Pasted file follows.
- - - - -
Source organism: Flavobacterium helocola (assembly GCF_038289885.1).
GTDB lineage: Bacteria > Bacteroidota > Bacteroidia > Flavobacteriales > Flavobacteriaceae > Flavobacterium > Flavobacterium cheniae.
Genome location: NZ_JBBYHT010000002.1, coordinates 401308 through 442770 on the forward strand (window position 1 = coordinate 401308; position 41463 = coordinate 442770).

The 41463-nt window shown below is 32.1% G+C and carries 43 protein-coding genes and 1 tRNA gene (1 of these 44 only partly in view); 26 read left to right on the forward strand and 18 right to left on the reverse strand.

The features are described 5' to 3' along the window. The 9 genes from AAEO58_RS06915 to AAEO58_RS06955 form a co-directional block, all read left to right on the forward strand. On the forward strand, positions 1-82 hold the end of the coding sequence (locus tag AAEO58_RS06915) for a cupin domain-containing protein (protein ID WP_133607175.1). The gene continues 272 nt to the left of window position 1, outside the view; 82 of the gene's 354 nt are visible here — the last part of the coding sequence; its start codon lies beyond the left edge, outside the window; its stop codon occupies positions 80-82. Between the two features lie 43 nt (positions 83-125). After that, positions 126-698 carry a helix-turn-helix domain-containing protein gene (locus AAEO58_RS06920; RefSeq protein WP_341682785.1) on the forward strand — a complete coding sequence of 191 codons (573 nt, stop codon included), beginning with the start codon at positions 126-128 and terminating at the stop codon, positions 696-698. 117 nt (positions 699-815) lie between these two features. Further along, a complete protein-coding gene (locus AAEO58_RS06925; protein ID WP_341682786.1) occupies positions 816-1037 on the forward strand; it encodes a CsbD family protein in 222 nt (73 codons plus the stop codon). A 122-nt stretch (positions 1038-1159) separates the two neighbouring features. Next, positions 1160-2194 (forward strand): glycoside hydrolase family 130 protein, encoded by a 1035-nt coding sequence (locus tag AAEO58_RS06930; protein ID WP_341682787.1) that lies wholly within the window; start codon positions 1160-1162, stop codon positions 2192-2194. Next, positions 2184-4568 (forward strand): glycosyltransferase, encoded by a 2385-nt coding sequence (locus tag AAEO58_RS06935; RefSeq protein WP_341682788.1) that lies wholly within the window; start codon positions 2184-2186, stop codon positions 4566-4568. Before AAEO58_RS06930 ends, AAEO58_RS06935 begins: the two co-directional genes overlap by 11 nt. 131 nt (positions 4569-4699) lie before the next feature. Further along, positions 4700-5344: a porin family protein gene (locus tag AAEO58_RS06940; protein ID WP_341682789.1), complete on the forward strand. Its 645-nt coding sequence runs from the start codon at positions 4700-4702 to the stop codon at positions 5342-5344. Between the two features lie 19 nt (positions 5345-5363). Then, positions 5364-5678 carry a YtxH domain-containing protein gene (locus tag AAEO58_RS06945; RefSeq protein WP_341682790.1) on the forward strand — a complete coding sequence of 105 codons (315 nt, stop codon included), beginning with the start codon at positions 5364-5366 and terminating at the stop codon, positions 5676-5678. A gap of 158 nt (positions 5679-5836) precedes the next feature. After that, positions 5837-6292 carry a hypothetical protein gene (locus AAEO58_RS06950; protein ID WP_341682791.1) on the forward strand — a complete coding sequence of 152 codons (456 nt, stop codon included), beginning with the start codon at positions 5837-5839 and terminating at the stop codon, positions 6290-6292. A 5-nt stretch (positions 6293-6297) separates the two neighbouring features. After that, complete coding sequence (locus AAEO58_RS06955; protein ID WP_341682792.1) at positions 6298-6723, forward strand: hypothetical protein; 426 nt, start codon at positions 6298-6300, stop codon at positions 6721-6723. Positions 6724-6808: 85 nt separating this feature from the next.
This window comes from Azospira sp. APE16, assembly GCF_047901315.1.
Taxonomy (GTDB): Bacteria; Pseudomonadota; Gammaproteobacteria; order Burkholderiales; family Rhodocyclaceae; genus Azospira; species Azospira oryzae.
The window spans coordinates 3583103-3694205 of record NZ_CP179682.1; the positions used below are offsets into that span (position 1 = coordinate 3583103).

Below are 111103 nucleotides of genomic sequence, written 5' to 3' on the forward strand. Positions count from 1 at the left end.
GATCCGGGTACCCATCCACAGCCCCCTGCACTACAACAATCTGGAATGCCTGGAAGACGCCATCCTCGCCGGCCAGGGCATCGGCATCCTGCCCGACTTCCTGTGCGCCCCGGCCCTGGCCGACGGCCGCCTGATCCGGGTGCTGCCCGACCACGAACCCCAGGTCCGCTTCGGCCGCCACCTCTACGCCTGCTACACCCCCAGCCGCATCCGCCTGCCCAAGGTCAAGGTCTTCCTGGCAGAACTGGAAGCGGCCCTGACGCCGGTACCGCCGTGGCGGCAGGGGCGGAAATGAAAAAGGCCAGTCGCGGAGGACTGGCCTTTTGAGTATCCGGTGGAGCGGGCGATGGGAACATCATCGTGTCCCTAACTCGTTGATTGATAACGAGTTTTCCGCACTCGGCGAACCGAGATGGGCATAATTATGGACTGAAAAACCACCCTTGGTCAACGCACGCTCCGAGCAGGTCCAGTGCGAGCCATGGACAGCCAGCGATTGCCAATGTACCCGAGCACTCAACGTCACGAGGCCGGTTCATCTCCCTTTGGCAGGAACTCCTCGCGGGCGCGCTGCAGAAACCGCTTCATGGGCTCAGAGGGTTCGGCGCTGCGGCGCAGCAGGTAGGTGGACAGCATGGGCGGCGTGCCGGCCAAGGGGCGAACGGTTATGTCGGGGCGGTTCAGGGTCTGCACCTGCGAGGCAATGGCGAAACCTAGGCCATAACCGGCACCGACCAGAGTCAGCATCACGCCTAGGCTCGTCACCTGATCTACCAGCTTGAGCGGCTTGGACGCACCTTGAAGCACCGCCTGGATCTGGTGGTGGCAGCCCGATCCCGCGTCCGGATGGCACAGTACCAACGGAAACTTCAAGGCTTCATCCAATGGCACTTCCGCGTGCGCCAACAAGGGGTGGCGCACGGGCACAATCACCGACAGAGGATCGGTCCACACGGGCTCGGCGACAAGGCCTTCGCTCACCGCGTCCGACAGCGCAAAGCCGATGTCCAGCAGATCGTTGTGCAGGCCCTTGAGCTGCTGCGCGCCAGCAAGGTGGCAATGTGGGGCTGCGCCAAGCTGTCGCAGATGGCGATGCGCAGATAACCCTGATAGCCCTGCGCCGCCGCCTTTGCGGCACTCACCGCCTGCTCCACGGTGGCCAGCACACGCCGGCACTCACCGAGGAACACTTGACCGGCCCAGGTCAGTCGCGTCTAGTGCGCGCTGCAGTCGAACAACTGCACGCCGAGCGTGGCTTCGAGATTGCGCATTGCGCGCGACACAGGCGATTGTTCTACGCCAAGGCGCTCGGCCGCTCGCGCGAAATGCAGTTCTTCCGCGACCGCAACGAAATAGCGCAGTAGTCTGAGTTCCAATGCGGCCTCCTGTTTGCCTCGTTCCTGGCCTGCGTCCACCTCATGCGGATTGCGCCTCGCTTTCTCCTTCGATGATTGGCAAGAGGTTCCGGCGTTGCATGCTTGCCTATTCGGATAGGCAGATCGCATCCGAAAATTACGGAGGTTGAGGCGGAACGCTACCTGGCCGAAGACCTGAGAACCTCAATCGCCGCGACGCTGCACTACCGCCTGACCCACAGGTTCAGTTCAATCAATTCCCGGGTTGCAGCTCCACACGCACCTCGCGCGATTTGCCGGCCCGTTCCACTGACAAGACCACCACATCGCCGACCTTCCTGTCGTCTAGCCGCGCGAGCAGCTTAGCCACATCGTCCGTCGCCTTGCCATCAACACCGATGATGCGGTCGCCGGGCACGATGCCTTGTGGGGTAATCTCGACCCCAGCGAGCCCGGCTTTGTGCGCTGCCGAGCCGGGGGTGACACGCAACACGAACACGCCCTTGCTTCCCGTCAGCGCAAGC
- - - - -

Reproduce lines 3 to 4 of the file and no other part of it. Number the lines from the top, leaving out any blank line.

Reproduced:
Genome location: NZ_JBBYHT010000002.1, coordinates 401308 through 442770 on the forward strand (window position 1 = coordinate 401308; position 41463 = coordinate 442770).

The 41463-nt window shown below is 32.1% G+C and carries 43 protein-coding genes and 1 tRNA gene (1 of these 44 only partly in view); 26 read left to right on the forward strand and 18 right to left on the reverse strand.